“Wouldn't we want to hold this money and wait until we have enough money to buy land for a brand new park?” Tait said.
Murray argued that children in Anaheim rely on affordable access to the tennis center and asked for a demographic breakdown of the tennis center patrons. And she suggested that viewing the budget as a set of priorities is false. The city provides services for all, she said.
“It's not tennis or restrooms. It's not swing sets or golf courses. We're looking to provide all of it,” Murray said.
Those comments were directed at Latinos who complained that city leaders have for years prioritized city services for wealthier neighborhoods over working-class and Latino areas. A Monday Voice of OC article on the tennis center issue aired complaints from Latinos that Little People's Park in the city's heavily Latino urban core needs, among other things, restrooms for children.
Some Latino activists say that spending plans like the tennis center renovation is the result of their lack of representation on the all-white, five-member council.
The council voted 3-2 vote last week to reject a ballot measure that could have changed the city's at large election system to district elections, which Latinos believe will yield not only Latino representatives but also council members who will cater to their underserved neighborhoods.
City leaders have said next fiscal year's budget, which the council adopted Tuesday night, has an emphasis on reinvestment in public safety and neighborhoods. Among other things, the Police Department is slated to hire 13 additional police officers at a cost of $2.9 million, including four additional officers to the city's community policing team.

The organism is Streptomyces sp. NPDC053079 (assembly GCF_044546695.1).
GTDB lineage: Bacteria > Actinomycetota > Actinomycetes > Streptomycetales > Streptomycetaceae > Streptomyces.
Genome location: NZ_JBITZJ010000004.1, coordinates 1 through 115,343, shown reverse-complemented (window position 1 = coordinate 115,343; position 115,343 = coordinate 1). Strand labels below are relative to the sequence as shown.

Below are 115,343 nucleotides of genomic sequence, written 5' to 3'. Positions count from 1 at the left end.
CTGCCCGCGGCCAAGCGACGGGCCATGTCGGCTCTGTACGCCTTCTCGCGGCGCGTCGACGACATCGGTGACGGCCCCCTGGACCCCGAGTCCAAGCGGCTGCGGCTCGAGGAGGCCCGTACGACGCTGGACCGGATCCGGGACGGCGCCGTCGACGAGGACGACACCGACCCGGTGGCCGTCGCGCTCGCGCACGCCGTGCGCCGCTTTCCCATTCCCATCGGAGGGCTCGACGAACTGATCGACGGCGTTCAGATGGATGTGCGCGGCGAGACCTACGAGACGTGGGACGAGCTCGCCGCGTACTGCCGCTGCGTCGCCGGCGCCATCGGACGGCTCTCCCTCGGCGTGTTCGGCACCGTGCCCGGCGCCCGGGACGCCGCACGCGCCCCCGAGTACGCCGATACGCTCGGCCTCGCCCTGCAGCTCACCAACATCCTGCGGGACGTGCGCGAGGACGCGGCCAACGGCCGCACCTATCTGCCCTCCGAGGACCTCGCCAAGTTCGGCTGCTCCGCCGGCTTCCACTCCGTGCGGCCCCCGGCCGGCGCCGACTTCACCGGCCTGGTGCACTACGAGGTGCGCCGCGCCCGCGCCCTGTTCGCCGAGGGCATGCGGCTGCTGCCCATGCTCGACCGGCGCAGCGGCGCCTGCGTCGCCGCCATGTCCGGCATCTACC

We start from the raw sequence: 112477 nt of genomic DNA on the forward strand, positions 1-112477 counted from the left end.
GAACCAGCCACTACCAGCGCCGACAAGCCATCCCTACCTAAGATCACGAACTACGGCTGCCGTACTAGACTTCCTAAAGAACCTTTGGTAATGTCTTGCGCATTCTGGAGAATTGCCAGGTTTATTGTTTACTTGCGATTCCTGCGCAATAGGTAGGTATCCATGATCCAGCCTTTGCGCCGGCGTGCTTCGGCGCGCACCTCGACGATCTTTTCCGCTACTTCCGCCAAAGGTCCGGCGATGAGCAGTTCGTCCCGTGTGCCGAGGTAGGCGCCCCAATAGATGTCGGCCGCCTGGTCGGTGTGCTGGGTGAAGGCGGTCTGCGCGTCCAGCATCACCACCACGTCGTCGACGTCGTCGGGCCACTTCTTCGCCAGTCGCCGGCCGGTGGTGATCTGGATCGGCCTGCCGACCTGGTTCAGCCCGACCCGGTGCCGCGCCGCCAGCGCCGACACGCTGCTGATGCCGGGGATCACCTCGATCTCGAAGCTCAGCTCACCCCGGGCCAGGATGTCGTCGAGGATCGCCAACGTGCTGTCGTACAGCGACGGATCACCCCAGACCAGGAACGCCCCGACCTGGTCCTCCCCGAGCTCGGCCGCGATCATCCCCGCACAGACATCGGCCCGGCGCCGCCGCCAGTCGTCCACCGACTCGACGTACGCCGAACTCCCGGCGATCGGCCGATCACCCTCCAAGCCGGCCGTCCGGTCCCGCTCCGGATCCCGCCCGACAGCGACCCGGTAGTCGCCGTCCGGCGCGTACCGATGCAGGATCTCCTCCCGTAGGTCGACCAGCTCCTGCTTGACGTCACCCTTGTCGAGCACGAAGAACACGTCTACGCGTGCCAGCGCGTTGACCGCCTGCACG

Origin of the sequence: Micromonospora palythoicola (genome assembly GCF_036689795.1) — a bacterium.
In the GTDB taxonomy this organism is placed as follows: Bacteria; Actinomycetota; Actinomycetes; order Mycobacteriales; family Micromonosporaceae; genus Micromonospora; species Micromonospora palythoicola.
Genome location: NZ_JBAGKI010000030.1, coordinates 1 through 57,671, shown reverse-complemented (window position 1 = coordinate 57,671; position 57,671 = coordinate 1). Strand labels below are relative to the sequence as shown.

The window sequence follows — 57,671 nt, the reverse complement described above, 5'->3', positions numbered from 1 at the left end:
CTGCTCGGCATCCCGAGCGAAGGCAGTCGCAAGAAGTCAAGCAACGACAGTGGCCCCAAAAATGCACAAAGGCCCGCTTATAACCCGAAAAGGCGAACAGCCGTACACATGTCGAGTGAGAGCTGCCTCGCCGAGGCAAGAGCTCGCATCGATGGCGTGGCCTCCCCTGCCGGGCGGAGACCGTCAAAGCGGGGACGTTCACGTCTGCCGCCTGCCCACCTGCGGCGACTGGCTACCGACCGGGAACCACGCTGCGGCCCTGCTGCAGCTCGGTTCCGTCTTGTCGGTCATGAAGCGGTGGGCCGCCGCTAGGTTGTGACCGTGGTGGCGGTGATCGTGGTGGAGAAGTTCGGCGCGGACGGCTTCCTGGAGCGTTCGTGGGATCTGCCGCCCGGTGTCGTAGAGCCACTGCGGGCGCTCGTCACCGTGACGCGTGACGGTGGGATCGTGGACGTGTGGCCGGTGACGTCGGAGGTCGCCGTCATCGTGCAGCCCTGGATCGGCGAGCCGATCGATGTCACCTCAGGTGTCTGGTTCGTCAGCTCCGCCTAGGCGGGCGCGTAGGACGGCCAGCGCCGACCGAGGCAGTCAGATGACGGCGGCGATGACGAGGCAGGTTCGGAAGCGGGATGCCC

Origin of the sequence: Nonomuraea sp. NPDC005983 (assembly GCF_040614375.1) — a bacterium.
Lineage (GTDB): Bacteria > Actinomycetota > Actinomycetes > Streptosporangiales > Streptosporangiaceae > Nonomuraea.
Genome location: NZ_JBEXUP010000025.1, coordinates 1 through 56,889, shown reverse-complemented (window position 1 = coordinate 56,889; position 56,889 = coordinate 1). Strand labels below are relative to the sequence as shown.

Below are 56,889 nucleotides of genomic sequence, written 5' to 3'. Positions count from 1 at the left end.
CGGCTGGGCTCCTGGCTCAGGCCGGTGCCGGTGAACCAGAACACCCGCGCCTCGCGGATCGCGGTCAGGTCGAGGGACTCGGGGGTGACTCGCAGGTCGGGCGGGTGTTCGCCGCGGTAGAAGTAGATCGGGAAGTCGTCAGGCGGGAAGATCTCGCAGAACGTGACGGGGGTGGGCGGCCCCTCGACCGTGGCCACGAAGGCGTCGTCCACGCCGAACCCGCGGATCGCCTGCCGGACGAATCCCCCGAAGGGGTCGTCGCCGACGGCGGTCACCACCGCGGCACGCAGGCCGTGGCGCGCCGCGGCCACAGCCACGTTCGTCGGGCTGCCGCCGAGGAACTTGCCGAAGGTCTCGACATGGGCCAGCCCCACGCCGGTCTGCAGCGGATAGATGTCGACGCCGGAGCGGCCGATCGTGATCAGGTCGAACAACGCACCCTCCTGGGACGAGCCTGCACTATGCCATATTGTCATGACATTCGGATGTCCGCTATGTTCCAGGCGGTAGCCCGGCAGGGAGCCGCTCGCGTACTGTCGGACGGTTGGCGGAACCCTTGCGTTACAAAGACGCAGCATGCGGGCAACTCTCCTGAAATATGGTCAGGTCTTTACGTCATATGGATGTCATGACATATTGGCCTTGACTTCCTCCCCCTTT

There will also be spending on parks and community centers in Latino neighborhoods. Among other expenditures, a half-acre park at Guinida Lane is projected to cost $375,935, and $470,000 is allocated for the Miraloma Park and Family Resource Center.
Libraries and gyms are expected to restore hours that had been reduced. The Fire Department will be replacing a fire truck. Murray asked for an additional $300,000 for paramedic training.
But before it was pulled, the tennis center renovation was $1.1 million more expensive than all other parks projects combined in next fiscal year's budget. Meanwhile, budget documents show that spending for a community center and gymnasium at Ponderosa Park, expected to cost $6.1 million, won't begin until the 2015-16 fiscal year.
City officials insisted, however, that the budget does not prioritize the tennis center over the Ponderosa project, despite how the budget portrays the projects. “What this is, it's really a timing issue, as to why we were farther ahead on one project than the other,” Lowe said.
Murray asked that spending for construction of the community center be expedited during next fiscal year. The city was already planning to spend $700,000 next year on planning documents for the Ponderosa project, according to city spokeswoman Ruth Ruiz.
Tait said that Murray was wrong about providing services for all.
“Council member Murray, you mentioned we'd do it all, and we can't,” Tait said. “We're up here to make choices.”